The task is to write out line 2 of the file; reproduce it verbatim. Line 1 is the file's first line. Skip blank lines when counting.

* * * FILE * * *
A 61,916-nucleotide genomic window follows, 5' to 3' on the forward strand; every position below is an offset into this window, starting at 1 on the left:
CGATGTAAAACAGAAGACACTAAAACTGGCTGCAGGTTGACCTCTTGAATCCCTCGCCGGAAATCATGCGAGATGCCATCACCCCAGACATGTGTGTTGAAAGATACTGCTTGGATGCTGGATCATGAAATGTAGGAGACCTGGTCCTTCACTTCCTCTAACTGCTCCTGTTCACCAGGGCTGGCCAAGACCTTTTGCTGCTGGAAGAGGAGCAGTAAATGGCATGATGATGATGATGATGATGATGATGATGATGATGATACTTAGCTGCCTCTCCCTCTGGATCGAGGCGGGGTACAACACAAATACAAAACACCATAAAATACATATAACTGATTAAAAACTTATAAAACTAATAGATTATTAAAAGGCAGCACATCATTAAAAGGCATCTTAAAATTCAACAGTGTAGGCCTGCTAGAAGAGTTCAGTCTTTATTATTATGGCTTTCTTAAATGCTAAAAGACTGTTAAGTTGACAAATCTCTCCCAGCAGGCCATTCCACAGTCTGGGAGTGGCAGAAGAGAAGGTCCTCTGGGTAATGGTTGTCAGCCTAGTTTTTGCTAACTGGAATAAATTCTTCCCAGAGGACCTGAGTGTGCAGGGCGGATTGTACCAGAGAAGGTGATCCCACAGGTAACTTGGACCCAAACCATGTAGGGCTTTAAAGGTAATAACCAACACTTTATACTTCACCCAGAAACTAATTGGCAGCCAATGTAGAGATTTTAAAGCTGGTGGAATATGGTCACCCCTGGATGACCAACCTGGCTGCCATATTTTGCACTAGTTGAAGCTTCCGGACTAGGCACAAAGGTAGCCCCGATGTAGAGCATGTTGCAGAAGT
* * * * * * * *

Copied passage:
CGATGTAAAACAGAAGACACTAAAACTGGCTGCAGGTTGACCTCTTGAATCCCTCGCCGGAAATCATGCGAGATGCCATCACCCCAGACATGTGTGTTGAAAGATACTGCTTGGATGCTGGATCATGAAATGTAGGAGACCTGGTCCTTCACTTCCTCTAACTGCTCCTGTTCACCAGGGCTGGCCAAGACCTTTTGCTGCTGGAAGAGGAGCAGTAAATGGCATGATGATGATGATGATGATGATGATGATGATGATGATACTTAGCTGCCTCTCCCTCTGGATCGAGGCGGGGTACAACACAAATACAAAACACCATAAAATACATATAACTGATTAAAAACTTATAAAACTAATAGATTATTAAAAGGCAGCACATCATTAAAAGGCATCTTAAAATTCAACAGTGTAGGCCTGCTAGAAGAGTTCAGTCTTTATTATTATGGCTTTCTTAAATGCTAAAAGACTGTTAAGTTGACAAATCTCTCCCAGCAGGCCATTCCACAGTCTGGGAGTGGCAGAAGAGAAGGTCCTCTGGGTAATGGTTGTCAGCCTAGTTTTTGCTAACTGGAATAAATTCTTCCCAGAGGACCTGAGTGTGCAGGGCGGATTGTACCAGAGAAGGTGATCCCACAGGTAACTTGGACCCAAACCATGTAGGGCTTTAAAGGTAATAACCAACACTTTATACTTCACCCAGAAACTAATTGGCAGCCAATGTAGAGATTTTAAAGCTGGTGGAATATGGTCACCCCTGGATGACCAACCTGGCTGCCATATTTTGCACTAGTTGAAGCTTCCGGACTAGGCACAAAGGTAGCCCCGATGTAGAGCATGTTGCAGAAGT